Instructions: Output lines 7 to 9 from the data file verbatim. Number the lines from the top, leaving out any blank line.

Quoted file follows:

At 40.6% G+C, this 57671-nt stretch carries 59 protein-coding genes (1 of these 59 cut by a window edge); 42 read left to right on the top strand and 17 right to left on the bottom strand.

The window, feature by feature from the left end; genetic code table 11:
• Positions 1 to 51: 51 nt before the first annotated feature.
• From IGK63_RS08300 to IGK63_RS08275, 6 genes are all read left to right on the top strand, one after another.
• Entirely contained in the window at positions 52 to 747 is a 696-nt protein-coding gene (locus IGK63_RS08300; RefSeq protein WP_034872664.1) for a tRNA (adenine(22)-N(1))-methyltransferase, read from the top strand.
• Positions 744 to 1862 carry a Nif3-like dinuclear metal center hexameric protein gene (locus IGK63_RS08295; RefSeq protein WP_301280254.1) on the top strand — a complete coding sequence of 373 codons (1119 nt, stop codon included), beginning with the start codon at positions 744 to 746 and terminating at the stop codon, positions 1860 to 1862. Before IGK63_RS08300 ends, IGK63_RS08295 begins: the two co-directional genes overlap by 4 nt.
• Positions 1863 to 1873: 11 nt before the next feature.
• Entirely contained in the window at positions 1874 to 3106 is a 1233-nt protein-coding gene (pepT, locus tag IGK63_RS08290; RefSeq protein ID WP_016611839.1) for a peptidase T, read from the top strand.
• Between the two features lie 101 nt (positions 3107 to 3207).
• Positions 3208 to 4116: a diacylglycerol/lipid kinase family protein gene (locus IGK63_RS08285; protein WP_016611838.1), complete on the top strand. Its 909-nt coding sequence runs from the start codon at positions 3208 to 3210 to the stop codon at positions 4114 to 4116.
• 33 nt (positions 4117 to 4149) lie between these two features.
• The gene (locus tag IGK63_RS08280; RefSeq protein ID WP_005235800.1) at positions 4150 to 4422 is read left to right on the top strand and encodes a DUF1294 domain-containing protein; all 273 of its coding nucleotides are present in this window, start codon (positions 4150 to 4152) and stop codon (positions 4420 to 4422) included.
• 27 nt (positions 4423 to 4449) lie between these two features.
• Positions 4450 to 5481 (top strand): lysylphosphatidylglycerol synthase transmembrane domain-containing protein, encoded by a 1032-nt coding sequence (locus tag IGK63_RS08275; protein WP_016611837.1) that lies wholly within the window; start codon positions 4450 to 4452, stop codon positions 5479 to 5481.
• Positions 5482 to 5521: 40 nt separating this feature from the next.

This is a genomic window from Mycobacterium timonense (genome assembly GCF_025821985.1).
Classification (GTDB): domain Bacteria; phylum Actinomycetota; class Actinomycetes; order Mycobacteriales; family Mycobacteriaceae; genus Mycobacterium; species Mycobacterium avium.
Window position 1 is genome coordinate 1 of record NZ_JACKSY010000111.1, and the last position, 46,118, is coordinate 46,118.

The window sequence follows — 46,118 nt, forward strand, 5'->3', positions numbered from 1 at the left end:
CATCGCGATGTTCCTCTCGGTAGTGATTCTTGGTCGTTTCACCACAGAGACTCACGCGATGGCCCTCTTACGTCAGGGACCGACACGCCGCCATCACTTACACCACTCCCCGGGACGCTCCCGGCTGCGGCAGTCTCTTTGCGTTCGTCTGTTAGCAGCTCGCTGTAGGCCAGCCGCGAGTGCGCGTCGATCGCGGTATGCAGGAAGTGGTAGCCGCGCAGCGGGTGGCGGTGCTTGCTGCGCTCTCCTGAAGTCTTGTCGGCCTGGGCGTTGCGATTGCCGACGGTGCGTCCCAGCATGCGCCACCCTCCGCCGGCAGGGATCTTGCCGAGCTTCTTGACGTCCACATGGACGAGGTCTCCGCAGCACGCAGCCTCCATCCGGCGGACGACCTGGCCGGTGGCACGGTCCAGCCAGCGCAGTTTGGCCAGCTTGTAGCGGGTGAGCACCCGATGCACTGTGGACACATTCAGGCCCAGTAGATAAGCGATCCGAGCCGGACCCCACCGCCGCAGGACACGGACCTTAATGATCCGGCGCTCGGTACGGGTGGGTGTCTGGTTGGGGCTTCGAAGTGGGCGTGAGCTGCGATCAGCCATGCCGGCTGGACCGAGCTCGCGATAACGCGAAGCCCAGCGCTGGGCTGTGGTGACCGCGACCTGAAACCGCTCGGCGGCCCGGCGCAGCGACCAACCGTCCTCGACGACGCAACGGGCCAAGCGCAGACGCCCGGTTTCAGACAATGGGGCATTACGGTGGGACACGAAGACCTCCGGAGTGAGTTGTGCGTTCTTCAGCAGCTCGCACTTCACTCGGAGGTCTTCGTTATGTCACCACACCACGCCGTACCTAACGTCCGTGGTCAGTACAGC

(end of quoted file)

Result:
• Positions 1863 to 1873: 11 nt before the next feature.
• Entirely contained in the window at positions 1874 to 3106 is a 1233-nt protein-coding gene (pepT, locus tag IGK63_RS08290; RefSeq protein ID WP_016611839.1) for a peptidase T, read from the top strand.
• Between the two features lie 101 nt (positions 3107 to 3207).